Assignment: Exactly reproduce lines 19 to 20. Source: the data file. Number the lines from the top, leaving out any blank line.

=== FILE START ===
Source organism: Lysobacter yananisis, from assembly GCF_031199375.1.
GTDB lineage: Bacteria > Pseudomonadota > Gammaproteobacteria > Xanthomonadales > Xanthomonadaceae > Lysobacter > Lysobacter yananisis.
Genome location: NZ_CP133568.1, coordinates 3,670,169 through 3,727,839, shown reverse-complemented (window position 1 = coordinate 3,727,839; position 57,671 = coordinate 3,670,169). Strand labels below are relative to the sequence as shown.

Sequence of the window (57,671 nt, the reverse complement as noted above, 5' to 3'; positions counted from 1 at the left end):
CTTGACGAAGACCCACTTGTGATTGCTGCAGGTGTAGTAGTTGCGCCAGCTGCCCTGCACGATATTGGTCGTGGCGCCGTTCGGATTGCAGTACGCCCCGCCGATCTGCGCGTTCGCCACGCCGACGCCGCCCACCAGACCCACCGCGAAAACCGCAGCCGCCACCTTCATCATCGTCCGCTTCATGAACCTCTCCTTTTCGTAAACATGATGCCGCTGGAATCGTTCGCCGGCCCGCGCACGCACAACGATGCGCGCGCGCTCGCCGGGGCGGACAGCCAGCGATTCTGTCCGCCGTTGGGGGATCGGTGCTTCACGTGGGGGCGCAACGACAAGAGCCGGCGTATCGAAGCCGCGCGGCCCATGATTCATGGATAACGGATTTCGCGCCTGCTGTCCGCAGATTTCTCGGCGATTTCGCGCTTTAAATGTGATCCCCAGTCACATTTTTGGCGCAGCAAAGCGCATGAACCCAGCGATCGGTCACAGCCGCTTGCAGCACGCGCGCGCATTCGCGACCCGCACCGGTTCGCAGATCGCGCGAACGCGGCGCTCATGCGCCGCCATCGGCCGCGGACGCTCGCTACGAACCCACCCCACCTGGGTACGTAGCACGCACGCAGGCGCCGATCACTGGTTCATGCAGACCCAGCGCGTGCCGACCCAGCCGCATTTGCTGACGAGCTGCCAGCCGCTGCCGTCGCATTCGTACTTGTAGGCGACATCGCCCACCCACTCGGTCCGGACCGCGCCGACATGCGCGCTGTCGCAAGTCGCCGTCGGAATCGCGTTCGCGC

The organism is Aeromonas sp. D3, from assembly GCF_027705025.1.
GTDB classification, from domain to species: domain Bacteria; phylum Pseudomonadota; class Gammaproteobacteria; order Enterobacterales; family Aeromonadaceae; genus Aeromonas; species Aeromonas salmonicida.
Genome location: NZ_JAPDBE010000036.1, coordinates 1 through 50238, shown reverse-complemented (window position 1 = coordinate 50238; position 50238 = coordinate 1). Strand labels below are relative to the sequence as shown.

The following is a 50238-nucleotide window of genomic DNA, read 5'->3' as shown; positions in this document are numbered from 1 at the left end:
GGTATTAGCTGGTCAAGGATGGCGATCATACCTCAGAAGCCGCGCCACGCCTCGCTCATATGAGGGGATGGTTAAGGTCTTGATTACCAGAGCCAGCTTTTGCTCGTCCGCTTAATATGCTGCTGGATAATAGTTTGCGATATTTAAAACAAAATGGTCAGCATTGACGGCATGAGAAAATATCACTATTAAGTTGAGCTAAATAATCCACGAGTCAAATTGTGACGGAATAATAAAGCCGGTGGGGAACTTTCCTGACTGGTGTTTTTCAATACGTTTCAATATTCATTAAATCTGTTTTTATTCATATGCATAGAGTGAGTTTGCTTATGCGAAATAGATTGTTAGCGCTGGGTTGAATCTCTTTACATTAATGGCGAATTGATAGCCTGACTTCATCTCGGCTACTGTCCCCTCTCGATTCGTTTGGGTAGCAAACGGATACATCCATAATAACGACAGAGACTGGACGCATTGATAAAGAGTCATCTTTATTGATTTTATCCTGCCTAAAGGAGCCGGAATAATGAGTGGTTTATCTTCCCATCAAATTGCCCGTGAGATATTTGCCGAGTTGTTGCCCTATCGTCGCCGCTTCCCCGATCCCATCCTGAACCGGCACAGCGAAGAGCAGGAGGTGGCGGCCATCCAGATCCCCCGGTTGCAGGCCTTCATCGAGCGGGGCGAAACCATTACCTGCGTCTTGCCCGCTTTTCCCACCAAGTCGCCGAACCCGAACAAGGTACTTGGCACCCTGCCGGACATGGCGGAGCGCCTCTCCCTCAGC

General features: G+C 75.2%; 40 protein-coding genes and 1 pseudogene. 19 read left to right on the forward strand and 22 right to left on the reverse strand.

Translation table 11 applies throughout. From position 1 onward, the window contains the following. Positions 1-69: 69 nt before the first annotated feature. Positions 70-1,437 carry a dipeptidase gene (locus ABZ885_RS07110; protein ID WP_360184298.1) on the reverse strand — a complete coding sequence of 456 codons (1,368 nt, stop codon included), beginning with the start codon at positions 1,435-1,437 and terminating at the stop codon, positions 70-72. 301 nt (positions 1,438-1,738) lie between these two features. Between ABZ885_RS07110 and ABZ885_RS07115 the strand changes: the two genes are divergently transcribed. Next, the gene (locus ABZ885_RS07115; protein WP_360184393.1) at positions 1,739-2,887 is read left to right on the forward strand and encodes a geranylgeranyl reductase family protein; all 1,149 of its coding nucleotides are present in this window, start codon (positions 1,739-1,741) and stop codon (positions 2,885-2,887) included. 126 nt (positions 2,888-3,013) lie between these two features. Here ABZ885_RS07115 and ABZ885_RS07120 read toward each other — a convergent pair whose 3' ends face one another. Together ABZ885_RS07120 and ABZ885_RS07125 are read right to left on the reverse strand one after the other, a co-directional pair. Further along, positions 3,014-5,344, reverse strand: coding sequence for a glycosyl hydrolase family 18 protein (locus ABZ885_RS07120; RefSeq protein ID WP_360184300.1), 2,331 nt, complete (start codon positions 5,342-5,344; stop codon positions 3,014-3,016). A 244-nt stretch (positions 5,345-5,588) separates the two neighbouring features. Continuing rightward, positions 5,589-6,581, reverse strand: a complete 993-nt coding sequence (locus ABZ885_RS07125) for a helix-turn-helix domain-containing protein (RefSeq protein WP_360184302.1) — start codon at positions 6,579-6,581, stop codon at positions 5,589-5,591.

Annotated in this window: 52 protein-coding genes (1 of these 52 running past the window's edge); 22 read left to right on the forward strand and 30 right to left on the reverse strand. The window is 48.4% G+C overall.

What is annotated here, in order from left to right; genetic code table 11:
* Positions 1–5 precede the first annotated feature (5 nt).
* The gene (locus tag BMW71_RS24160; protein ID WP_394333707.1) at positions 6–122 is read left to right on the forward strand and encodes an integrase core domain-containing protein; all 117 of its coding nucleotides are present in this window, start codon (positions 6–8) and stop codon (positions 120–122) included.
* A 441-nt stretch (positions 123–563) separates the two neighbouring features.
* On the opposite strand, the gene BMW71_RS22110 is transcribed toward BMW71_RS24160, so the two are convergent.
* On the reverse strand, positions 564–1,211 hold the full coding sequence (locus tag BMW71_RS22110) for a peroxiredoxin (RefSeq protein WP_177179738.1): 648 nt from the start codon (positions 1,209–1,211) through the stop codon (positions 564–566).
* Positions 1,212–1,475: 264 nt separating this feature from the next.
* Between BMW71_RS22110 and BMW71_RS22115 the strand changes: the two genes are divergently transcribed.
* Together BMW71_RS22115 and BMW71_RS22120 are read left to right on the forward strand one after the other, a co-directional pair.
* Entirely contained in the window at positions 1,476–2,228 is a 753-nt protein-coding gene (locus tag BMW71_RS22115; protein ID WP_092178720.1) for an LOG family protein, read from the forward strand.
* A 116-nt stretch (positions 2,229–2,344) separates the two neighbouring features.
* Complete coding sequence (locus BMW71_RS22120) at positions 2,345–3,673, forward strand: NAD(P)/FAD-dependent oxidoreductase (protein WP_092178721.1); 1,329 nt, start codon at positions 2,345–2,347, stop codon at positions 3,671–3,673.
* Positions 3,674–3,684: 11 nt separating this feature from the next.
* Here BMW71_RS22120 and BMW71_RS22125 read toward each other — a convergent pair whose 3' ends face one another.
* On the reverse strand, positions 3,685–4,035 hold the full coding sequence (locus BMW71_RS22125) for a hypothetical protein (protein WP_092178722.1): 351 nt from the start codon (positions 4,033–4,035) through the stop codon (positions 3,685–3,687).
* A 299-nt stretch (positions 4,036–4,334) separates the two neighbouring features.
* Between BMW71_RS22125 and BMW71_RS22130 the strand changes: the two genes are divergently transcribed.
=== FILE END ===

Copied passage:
* On the reverse strand, positions 564–1,211 hold the full coding sequence (locus tag BMW71_RS22110) for a peroxiredoxin (RefSeq protein WP_177179738.1): 648 nt from the start codon (positions 1,209–1,211) through the stop codon (positions 564–566).
* Positions 1,212–1,475: 264 nt separating this feature from the next.